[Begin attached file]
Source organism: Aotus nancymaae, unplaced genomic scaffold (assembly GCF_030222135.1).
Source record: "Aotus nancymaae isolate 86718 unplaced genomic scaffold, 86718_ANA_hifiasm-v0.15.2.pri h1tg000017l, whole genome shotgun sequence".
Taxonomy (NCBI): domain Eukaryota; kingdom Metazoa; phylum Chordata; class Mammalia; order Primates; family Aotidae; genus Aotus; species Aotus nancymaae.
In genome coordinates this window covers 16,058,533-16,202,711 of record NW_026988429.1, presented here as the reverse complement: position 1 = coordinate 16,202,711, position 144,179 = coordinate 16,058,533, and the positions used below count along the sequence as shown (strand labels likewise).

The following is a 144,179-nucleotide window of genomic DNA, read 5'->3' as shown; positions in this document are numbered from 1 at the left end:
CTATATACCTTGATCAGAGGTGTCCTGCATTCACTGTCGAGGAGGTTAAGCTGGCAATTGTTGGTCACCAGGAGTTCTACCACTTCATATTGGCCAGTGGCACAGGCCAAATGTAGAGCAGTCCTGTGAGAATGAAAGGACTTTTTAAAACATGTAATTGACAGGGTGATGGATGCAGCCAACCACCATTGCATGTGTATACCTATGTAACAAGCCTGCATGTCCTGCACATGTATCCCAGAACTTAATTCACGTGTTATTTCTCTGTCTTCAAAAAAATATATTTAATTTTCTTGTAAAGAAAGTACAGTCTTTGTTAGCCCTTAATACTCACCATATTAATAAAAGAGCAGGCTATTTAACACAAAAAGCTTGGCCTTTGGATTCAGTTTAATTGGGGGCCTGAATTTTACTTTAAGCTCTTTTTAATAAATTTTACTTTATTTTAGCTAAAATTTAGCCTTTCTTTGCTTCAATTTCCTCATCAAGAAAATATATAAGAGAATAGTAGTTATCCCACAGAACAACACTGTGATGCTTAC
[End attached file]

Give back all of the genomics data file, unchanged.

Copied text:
Source organism: Aotus nancymaae, unplaced genomic scaffold (assembly GCF_030222135.1).
Source record: "Aotus nancymaae isolate 86718 unplaced genomic scaffold, 86718_ANA_hifiasm-v0.15.2.pri h1tg000017l, whole genome shotgun sequence".
Taxonomy (NCBI): domain Eukaryota; kingdom Metazoa; phylum Chordata; class Mammalia; order Primates; family Aotidae; genus Aotus; species Aotus nancymaae.
In genome coordinates this window covers 16,058,533-16,202,711 of record NW_026988429.1, presented here as the reverse complement: position 1 = coordinate 16,202,711, position 144,179 = coordinate 16,058,533, and the positions used below count along the sequence as shown (strand labels likewise).

The following is a 144,179-nucleotide window of genomic DNA, read 5'->3' as shown; positions in this document are numbered from 1 at the left end:
CTATATACCTTGATCAGAGGTGTCCTGCATTCACTGTCGAGGAGGTTAAGCTGGCAATTGTTGGTCACCAGGAGTTCTACCACTTCATATTGGCCAGTGGCACAGGCCAAATGTAGAGCAGTCCTGTGAGAATGAAAGGACTTTTTAAAACATGTAATTGACAGGGTGATGGATGCAGCCAACCACCATTGCATGTGTATACCTATGTAACAAGCCTGCATGTCCTGCACATGTATCCCAGAACTTAATTCACGTGTTATTTCTCTGTCTTCAAAAAAATATATTTAATTTTCTTGTAAAGAAAGTACAGTCTTTGTTAGCCCTTAATACTCACCATATTAATAAAAGAGCAGGCTATTTAACACAAAAAGCTTGGCCTTTGGATTCAGTTTAATTGGGGGCCTGAATTTTACTTTAAGCTCTTTTTAATAAATTTTACTTTATTTTAGCTAAAATTTAGCCTTTCTTTGCTTCAATTTCCTCATCAAGAAAATATATAAGAGAATAGTAGTTATCCCACAGAACAACACTGTGATGCTTAC